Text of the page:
I will take no names because what I will go on to describe here is an archetype. The teachers of the English language have somehow throughout the years managed to stay etched in the memories of their students. The other day my friend said, "I hated poetry, but then I realised I'd been looking at it all wrong," and it was a realisation that her English teacher brought along. 

Not that others have not given us wothwhile lessons, but it's the legion of a special kind that gave us what we needed in ways we never imagined. They taught us things way beyond what books have, they invoked sensitivity, they challenged us to think, they made us believe that the world out there had way too much in store, more than we could've ever imagined and she made us want to look for them.

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This is just a token of gratitude for the doorways they opened and distorted my life into what it is today.

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She is the one who made me believe in stories again.

While we were busy finding the 'right' answers to everything, she showed us a form of learning where answers were not definite. She did not just love literature, she searched and promoted it through us every day. It was this eccentric woman who taught me that words are arbitrary. Before I could learn about what legends like Lewis Carroll were trying to tell me, she mapped out a rough sketch, telling me exactly how language is malleable, ductile, and fluid. She taught us how language is both - mankind's biggest boon and a weapon of mass destruction.

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From articulation to vocabulary, she wanted it all.

I come from a convent school that placed conduct at a very, very high stature. But in grade five, I was introduced to a woman who took a personal interest in our posture. Claiming that she'd have "gone to the other side of the fence" had she wanted to teach "a bunch of nincompoops", she made sure that her end of the fence was civilised enough. The reference was to a boys' school across from ours and also a cue for opening the dictionary as she'd proceed to ask what 'nincompoop' meant. These dreaded little things had so much we could take back from.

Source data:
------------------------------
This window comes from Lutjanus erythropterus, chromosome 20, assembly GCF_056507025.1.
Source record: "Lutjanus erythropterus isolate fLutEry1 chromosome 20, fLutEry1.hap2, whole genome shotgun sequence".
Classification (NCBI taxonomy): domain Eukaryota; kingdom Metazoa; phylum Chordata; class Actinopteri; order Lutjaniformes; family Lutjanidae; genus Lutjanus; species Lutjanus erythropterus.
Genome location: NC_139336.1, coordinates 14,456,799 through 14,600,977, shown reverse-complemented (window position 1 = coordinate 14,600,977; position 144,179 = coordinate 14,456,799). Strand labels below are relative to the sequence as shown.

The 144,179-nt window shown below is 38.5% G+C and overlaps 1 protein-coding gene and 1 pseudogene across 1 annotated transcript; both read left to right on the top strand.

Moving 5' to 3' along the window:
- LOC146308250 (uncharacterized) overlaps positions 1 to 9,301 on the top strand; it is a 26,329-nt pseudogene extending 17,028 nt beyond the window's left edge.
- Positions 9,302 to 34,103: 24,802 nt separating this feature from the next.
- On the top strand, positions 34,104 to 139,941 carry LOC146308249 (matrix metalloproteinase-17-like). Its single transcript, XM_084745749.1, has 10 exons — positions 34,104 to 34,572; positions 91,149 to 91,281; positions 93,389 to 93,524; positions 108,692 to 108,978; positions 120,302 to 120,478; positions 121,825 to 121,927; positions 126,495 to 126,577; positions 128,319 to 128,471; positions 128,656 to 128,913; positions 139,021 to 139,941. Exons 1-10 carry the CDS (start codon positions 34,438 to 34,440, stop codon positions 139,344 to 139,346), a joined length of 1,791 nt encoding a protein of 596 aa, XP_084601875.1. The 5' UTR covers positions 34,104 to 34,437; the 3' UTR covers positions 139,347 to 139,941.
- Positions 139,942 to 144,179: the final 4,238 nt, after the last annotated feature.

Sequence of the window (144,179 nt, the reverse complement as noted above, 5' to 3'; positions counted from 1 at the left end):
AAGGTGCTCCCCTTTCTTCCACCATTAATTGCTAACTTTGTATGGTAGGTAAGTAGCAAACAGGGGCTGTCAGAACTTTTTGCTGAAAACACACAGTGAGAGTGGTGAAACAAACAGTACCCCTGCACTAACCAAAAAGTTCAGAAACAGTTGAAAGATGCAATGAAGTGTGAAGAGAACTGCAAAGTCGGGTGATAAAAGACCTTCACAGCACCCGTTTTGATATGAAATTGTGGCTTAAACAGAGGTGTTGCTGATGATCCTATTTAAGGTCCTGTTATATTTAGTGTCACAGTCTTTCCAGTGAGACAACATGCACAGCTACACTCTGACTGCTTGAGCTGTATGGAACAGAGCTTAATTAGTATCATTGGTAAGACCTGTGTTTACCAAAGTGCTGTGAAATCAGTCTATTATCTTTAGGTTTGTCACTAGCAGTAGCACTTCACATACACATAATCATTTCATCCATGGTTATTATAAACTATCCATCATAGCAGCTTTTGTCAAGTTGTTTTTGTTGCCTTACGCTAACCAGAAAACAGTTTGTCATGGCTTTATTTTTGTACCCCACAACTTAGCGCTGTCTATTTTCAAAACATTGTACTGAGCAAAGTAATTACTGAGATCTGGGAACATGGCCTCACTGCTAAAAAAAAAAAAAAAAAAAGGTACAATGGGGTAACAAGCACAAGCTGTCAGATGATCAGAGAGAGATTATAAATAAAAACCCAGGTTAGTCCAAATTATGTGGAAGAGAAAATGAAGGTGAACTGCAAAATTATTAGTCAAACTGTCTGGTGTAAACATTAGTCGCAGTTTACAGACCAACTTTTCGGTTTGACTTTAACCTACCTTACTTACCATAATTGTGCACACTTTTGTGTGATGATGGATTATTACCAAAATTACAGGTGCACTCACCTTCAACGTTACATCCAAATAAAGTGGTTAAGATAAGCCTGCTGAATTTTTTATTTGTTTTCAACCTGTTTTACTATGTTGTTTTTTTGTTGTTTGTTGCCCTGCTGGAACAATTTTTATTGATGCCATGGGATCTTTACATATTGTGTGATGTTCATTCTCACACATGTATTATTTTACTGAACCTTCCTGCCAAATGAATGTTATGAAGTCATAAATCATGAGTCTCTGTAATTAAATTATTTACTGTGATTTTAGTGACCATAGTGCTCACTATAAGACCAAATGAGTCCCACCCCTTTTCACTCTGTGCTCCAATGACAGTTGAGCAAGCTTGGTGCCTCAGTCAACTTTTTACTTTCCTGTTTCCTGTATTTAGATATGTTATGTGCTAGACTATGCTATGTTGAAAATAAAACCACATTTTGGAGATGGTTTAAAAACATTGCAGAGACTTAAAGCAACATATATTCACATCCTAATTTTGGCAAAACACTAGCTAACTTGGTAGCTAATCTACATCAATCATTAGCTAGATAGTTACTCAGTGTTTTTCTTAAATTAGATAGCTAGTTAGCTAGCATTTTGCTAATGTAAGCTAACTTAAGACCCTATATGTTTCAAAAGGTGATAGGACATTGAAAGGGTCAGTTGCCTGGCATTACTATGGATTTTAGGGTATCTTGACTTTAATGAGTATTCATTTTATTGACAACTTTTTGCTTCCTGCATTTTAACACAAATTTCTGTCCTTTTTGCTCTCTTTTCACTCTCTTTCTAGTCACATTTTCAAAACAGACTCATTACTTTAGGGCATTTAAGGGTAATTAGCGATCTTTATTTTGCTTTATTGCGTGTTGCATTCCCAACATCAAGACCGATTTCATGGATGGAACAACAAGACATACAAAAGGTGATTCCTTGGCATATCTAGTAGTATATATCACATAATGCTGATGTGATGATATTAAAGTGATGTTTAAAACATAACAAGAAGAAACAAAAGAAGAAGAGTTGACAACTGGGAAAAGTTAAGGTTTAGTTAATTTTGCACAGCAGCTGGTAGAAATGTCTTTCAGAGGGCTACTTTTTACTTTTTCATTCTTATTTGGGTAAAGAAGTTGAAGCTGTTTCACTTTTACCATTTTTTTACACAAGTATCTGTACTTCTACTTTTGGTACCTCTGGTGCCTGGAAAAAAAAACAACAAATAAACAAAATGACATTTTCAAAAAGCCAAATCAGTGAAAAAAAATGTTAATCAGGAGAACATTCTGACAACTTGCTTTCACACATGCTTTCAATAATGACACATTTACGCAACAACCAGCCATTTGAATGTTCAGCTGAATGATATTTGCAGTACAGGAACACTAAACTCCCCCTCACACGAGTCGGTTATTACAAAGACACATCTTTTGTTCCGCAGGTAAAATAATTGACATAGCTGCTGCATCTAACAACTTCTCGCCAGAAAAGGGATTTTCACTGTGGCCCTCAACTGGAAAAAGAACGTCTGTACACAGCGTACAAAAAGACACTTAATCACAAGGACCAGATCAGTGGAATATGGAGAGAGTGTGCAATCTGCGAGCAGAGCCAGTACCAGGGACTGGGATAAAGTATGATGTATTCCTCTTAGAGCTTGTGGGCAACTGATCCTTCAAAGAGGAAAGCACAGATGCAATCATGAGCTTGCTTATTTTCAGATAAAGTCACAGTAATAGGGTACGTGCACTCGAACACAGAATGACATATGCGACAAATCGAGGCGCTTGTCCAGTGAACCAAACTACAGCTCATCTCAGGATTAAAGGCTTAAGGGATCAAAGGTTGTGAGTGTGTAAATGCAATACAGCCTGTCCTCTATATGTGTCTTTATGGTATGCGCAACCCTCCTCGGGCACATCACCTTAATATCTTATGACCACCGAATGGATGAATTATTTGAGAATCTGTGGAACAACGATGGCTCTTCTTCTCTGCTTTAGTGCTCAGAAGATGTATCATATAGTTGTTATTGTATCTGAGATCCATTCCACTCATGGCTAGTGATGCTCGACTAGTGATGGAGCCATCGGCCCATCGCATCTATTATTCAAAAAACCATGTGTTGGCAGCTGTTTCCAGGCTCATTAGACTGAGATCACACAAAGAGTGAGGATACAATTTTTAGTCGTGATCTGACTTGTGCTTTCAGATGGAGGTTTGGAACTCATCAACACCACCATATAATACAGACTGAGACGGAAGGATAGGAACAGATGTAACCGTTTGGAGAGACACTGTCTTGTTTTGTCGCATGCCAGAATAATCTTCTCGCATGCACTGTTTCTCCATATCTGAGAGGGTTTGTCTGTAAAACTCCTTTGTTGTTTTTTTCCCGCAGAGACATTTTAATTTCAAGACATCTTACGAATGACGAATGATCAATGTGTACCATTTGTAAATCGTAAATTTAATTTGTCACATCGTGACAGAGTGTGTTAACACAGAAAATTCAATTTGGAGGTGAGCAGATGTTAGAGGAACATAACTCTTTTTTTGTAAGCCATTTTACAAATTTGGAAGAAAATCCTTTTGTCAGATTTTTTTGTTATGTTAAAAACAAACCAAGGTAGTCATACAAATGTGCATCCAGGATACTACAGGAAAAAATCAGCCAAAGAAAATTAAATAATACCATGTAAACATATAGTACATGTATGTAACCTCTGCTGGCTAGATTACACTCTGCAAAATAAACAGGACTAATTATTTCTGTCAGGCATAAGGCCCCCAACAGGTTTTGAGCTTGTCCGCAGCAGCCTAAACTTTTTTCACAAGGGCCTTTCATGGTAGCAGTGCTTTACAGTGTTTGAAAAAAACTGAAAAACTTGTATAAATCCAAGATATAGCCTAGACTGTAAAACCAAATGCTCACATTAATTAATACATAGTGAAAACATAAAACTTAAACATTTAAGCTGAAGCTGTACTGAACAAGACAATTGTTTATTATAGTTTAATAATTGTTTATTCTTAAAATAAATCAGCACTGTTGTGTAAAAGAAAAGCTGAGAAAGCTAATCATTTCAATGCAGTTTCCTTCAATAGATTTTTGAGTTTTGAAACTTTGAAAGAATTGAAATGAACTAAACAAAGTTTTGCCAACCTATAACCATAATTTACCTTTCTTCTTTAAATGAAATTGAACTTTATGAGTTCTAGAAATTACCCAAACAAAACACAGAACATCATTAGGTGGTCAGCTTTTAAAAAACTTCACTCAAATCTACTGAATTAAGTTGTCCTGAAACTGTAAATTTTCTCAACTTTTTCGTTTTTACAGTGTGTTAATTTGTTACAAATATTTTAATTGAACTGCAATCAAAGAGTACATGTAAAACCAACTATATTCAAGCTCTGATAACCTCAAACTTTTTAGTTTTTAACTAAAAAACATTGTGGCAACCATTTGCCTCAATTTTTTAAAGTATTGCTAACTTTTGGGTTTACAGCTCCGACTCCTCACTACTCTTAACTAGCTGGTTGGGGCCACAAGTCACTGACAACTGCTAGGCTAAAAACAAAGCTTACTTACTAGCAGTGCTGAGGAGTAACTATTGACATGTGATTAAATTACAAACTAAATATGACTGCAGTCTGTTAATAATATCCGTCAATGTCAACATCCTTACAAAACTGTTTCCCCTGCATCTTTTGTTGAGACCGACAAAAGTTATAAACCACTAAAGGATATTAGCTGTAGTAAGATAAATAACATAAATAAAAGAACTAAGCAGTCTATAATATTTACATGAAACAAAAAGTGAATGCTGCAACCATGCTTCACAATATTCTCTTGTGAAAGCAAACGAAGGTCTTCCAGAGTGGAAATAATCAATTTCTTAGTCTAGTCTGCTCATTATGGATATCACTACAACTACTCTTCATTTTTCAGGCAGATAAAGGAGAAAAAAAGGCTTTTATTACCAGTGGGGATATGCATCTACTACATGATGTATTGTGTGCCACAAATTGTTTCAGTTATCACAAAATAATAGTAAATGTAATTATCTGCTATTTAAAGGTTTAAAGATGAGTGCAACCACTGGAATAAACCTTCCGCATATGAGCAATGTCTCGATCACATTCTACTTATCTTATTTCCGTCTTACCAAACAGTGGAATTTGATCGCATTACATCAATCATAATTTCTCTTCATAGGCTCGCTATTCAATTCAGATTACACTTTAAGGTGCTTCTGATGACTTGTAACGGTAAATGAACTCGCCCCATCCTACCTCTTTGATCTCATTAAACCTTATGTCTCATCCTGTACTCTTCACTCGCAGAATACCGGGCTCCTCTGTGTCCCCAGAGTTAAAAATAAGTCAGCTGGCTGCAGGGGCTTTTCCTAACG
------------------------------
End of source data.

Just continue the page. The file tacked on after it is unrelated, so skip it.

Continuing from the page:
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She was the first ever person to have glorified and taught dissent.

And also messed up our idea of respect for authority. It was not politics that she was talking about. After a detailed lesson on Romantics, she went on to say that she personally thought Wordsworth had messed up poetry. That's when I realised that knowing something inside out was not loving it. She taught us that dislike and judgment should stem from a thorough examination of the subject and how gray area is a necessity, a point from where comes the thirst for learning, and also how debates need not always have a right and wrong.

She taught me that world still needed people who care.

I was in fifth grade and we had to read The Diary Of Anne Frank as an assignment for the vacations. The week school re-opened is etched in my memory forever. That week, she took us through the horrors of the second World War, told us of the pain, loss of lives, and the killing boredom that people suffered during hiding. That day, she had given birth to voices. Her students discussed it everywhere. What began as an assignment turned into an inquisitiveness to know and understand things that lay way ahead of our fifth-grade intellect, but the dams had been opened.

Source: Your Story

She made us believe that we had a voice which mattered.

It was that time when we were not adult enough to take care of ourselves, neither young enough to be spoon fed. When people my age were being flipped between, 'You're too young for that,' and 'You're not old enough to understand', it was within the walls of our classroom that we felt limitless. She made us talk, voice out our opinions about Keats, about younger brothers who gave away their wealth to older siblings, and even about the myth of the dangers that follow pregnant women if they venture out on moonless nights. 

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There are very few people who leave a mark that won't be wiped away by time. there are even fewer who teach us things that echo for a long, long time to come. This is a note of thanks for making me who I am today, for showing me that the world is way too vast to be contained within books. Thank you. I'll keep looking.